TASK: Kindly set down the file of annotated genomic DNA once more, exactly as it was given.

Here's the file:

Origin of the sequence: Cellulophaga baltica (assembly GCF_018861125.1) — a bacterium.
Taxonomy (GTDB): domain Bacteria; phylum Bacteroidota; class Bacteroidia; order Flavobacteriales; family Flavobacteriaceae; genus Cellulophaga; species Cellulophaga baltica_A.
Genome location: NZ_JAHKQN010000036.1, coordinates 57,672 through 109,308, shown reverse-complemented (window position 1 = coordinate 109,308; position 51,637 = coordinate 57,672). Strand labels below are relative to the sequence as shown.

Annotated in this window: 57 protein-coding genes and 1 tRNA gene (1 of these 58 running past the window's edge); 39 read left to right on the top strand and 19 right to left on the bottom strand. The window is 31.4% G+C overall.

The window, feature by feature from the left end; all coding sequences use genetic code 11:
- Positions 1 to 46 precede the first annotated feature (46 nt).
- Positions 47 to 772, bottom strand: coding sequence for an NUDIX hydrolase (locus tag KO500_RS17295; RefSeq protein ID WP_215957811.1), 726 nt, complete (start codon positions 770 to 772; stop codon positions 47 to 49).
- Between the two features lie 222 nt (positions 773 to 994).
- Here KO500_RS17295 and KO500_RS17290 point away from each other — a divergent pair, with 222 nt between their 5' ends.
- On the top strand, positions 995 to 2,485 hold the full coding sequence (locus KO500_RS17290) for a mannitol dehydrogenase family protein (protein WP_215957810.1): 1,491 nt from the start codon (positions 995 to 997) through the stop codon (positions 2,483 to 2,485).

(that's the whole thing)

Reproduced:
Origin of the sequence: Cellulophaga baltica (assembly GCF_018861125.1) — a bacterium.
Taxonomy (GTDB): domain Bacteria; phylum Bacteroidota; class Bacteroidia; order Flavobacteriales; family Flavobacteriaceae; genus Cellulophaga; species Cellulophaga baltica_A.
Genome location: NZ_JAHKQN010000036.1, coordinates 57,672 through 109,308, shown reverse-complemented (window position 1 = coordinate 109,308; position 51,637 = coordinate 57,672). Strand labels below are relative to the sequence as shown.

Annotated in this window: 57 protein-coding genes and 1 tRNA gene (1 of these 58 running past the window's edge); 39 read left to right on the top strand and 19 right to left on the bottom strand. The window is 31.4% G+C overall.

The window, feature by feature from the left end; all coding sequences use genetic code 11:
- Positions 1 to 46 precede the first annotated feature (46 nt).
- Positions 47 to 772, bottom strand: coding sequence for an NUDIX hydrolase (locus tag KO500_RS17295; RefSeq protein ID WP_215957811.1), 726 nt, complete (start codon positions 770 to 772; stop codon positions 47 to 49).
- Between the two features lie 222 nt (positions 773 to 994).
- Here KO500_RS17295 and KO500_RS17290 point away from each other — a divergent pair, with 222 nt between their 5' ends.
- On the top strand, positions 995 to 2,485 hold the full coding sequence (locus KO500_RS17290) for a mannitol dehydrogenase family protein (protein WP_215957810.1): 1,491 nt from the start codon (positions 995 to 997) through the stop codon (positions 2,483 to 2,485).